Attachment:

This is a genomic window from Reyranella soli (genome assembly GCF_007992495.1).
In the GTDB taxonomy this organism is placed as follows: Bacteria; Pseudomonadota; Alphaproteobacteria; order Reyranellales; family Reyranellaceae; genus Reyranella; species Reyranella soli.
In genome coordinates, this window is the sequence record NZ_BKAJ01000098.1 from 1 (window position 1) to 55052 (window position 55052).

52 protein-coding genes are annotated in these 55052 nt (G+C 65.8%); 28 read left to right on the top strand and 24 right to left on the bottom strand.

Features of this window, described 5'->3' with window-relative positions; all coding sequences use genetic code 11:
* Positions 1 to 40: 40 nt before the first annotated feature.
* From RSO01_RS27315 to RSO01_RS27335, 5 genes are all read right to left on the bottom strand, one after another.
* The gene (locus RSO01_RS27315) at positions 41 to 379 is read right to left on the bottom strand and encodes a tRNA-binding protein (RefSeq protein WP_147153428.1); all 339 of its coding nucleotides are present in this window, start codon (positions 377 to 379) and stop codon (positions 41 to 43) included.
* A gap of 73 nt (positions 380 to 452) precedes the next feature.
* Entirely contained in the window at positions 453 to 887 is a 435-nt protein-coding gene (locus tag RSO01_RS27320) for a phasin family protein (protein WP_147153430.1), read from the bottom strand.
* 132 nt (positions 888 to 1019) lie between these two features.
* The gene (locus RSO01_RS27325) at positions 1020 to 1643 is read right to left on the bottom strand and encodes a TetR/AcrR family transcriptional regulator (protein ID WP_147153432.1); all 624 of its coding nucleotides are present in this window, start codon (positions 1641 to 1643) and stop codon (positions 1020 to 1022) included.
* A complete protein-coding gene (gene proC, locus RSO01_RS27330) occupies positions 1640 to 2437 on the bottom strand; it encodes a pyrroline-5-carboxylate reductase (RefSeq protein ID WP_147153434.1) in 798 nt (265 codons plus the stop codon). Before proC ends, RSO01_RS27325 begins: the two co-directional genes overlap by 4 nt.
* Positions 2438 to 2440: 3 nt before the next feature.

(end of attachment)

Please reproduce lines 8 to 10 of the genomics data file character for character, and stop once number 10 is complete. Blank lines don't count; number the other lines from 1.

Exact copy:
* The gene (locus RSO01_RS27315) at positions 41 to 379 is read right to left on the bottom strand and encodes a tRNA-binding protein (RefSeq protein WP_147153428.1); all 339 of its coding nucleotides are present in this window, start codon (positions 377 to 379) and stop codon (positions 41 to 43) included.
* A gap of 73 nt (positions 380 to 452) precedes the next feature.
* Entirely contained in the window at positions 453 to 887 is a 435-nt protein-coding gene (locus tag RSO01_RS27320) for a phasin family protein (protein WP_147153430.1), read from the bottom strand.